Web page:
33. SuperFeisty

    SuperFeisty

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    Can you just refer them to someone else? Maybe a practice where they have people who sign?
  34. PADPM

    PADPM

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    No, that's discrimination. It would be no different than referring out all your Asian patients, all your Muslim patients, all your Jewish patients, all your Hispanic patients, etc., etc. In the eyes of the law, it's discrimination. If you're in the game (practice) you have to play by the rules, and not make them up as they suit you. Basically, it's the price of doing business.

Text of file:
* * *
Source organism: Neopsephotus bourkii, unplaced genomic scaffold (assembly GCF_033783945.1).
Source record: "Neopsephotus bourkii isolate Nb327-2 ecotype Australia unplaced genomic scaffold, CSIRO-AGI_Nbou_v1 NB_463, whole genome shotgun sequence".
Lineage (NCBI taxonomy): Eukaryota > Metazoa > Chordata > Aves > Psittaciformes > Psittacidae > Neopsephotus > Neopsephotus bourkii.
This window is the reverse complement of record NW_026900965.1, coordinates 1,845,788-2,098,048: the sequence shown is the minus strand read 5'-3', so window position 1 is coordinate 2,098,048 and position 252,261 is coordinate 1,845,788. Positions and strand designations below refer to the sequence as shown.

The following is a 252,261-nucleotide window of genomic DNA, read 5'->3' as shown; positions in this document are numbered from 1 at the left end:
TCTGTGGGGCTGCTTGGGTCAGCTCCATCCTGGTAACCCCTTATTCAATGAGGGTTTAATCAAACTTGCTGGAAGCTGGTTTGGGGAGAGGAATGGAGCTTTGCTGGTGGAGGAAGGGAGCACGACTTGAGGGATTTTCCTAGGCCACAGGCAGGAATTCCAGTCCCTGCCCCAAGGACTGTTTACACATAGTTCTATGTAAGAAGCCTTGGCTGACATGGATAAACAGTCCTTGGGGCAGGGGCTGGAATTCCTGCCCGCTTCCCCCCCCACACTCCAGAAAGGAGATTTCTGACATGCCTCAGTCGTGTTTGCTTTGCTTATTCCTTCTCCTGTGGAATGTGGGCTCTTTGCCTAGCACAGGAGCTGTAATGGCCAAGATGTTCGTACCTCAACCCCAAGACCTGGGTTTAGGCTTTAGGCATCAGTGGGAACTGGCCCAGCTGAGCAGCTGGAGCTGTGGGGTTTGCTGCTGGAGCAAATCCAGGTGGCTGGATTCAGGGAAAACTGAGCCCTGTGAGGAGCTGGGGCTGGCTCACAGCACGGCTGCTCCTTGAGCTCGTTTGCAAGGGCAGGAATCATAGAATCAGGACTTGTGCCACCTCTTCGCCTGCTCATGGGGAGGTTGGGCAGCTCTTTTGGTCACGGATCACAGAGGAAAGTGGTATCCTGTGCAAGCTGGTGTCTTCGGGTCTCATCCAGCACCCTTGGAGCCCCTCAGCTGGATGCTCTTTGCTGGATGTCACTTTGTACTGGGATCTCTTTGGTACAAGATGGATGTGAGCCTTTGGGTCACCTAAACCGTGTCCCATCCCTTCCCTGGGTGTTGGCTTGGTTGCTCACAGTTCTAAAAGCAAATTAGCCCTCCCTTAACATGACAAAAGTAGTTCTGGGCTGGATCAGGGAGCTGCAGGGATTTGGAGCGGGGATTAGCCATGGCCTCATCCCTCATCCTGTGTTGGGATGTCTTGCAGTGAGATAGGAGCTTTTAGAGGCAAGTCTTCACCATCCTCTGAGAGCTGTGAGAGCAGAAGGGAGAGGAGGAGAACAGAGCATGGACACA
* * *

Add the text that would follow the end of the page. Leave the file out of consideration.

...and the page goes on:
35. SuperFeisty

    SuperFeisty

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    I understand.
  36. malleolusman

    malleolusman

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    Great thread. My question is, if a deaf patient comes to your office - are you given a reasonable time frame to accommodate them, as in - you will see them once you find an interpreter? Legally, how long do you as a practice have to set this up? Or is it a must you call an interpreter the day they came to see you?

    Can a practice hire someone who isn't an official sign language interpreter to perform signing?
  37. PADPM

    PADPM

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    I'm not an attorney, so my answer is simply based on my experiences, and not my knowledge of the actual laws.